When people justify their actions as “civil disobedience,” they are misusing language. It is not disobedience against the government. It is ecclesical disobedience. They are violating the rules of a church they have freely joined when other, similar churches offer acceptable ways of pursuing their calling. If I ever get to the point where I cannot in good conscience obey the key aspects of our discipline – and I pray such a day never happens – it will be time to surrender my credentials as a United Methodist bishop and elder and dins some other way to follow Christ.
Bishop Scott Jones serves the United Methodist Church Great Plains Conference, which comprises all of Kansas and Nebraska. Although Bishop Jones has no official relationship with Good News, he has granted us permission to reprint this excerpt from his website www.extremecenter.com.
Provocation upon provocation
More than 70 United Methodist pastors from the West Ohio Annual Conference participated in or bore witness to the same-sex wedding ceremony on Saturday, May 7. One of the clergy participants acknowledged the ceremony is in violation of UM Church teaching, but said it would “excite, engage and motivate others working for change.”
The same sex union came just days before the General Conference once again takes up the contentious issues of marriage and sexuality.
Even though the church has debated this issue for nearly 45 years, and has repeatedly declined to endorse same-sex marriage and the ordination of openly gay clergy, for the past several years LGBTQ advocates have decided to break covenant with the vast majority of the denomination, and engage in these acts of ecclesial disobedience.
Currently, United Methodism shares the belief that marriage is between one man and one woman with the vast majority of Protestants, Roman Catholics, and Eastern Orthodox.
The ceremony in Ohio – and various provocations in Portland – are clearly part of an orchestrated effort on the part of LGBTQ advocacy groups seeking to change the UM Church’s position on sexuality and marriage. It comes just two weeks after a same-sex wedding service held in a UM Church in Charlotte, North Carolina, led by retired Bishop Melvin Talbert.
Not to be outdone, the boards of ordained ministry in the progressive Baltimore-Washington, New York, and Pacific-Northwest Annual Conferences recently announced they would no longer follow the denomination’s Book of Discipline when interviewing candidates for ordination. All three boards said they would no longer bar openly gay candidates from seeking clergy credentials in their annual conferences.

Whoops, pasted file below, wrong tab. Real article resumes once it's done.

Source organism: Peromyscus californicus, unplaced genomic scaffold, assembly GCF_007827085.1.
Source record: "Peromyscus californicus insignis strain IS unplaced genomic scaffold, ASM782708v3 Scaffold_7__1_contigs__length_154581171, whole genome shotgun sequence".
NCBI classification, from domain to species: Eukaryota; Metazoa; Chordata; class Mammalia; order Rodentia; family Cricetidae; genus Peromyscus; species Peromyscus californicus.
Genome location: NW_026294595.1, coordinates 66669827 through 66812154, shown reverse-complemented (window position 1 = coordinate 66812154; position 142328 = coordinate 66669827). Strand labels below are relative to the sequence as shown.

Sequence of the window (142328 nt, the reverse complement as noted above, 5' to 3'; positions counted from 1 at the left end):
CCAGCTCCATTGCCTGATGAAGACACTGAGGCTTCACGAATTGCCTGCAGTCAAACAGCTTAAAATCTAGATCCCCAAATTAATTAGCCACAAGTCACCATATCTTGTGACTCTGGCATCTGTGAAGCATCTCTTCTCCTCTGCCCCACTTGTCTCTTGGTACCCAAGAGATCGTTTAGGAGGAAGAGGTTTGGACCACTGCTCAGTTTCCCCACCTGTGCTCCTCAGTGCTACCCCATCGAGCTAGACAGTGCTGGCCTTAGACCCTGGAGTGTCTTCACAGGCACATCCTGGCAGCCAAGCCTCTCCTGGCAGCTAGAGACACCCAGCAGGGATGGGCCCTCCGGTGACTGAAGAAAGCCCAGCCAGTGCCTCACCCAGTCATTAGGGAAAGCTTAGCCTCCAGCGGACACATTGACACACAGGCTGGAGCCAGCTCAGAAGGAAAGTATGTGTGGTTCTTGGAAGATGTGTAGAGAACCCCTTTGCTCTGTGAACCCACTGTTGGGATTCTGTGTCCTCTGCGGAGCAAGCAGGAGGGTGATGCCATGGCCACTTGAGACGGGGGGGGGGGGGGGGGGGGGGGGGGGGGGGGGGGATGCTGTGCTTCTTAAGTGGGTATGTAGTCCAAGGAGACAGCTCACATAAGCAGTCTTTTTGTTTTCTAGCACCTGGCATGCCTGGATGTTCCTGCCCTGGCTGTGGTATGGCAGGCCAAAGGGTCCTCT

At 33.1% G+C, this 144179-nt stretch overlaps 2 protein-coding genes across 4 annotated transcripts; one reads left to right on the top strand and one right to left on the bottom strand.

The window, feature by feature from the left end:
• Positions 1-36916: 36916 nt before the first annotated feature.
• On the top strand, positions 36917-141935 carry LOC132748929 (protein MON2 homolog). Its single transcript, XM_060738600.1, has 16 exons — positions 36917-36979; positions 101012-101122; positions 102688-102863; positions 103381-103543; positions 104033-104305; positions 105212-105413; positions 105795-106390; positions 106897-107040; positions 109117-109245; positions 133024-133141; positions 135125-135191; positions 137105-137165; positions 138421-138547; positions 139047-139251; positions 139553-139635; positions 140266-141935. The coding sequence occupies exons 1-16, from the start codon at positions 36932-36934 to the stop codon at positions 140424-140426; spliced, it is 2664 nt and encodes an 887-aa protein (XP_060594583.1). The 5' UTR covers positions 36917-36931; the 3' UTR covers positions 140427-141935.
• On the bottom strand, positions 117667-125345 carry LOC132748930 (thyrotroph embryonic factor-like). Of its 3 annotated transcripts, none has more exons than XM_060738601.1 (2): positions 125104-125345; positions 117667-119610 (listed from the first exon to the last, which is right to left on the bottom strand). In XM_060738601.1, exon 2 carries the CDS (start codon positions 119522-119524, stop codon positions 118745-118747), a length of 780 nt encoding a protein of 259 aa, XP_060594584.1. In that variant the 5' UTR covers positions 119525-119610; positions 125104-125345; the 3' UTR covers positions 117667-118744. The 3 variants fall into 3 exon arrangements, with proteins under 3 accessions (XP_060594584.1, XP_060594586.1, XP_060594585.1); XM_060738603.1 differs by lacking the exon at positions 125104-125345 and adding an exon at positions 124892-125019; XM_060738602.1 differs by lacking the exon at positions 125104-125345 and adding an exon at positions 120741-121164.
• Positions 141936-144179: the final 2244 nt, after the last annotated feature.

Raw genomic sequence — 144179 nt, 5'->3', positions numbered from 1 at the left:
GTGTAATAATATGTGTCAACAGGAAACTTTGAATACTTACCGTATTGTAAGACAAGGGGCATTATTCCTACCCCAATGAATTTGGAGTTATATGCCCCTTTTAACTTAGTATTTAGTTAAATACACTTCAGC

Clearly, progressives have decided that even if they fail again at this General Conference to change the church’s position, they will continue to regularly and provocatively defy the will of the church’s highest legislative body. Their actions will divide the church, particularly if our bishops fail to hold them accountable. Even worse, they will undermine the good work of colleagues and the health and vitality of thousands of local UM Churches.
The West Ohio Annual Conference has been racked by dissension over the same-sex marriage debate. Some pastors and local churches are threatening to leave the conference if other pastors are simply allowed to defy the church’s teachings on what many believe are core issues.
As the General Conference provocations escalate, more and more congregations will be forced to question their future with United Methodism.
Prayer of Hope
By Richard Allen
O, my God, in all my dangers, temporal and spiritual, I will hope in thee who art Almighty power, and therefore able to relieve me; who are infinite goodness, and therefore ready and willing to assist me.
O, precious blood of my dear Redeemer! O, gaping wounds of my crucified Saviour! Who can contemplate the sufferings of God incarnate, and not raise his hope, and not put his trust in Him? What, though my body be crumbled into dust, and that dust blown over the face of the earth, yet I undoubtedly know my Redeemer lives, and shall raise me up at the last day; whether I am comforted or left desolate; whether I enjoy peace or am afflicted with temptations; whether I am healthful or sickly, succored or abandoned by the good things of this life, I will always hope in thee, O, my chiefest, infinite good.
Although the fig tree shall not blossom, neither shall fruit be in the vines; although the labor of the olive shall fail, and the fields yield no meat; although the flock shall be cut off from the fold, and there shall be no herd in the stalls, yet I will rejoice in the Lord, I will joy in the God of my salvation.
Richard Allen (1760-1830) was a founder and first bishop of the African Methodist Episcopal Church. From Conversations With God: Two Centuries of Prayers By African Americans (HarperCollins).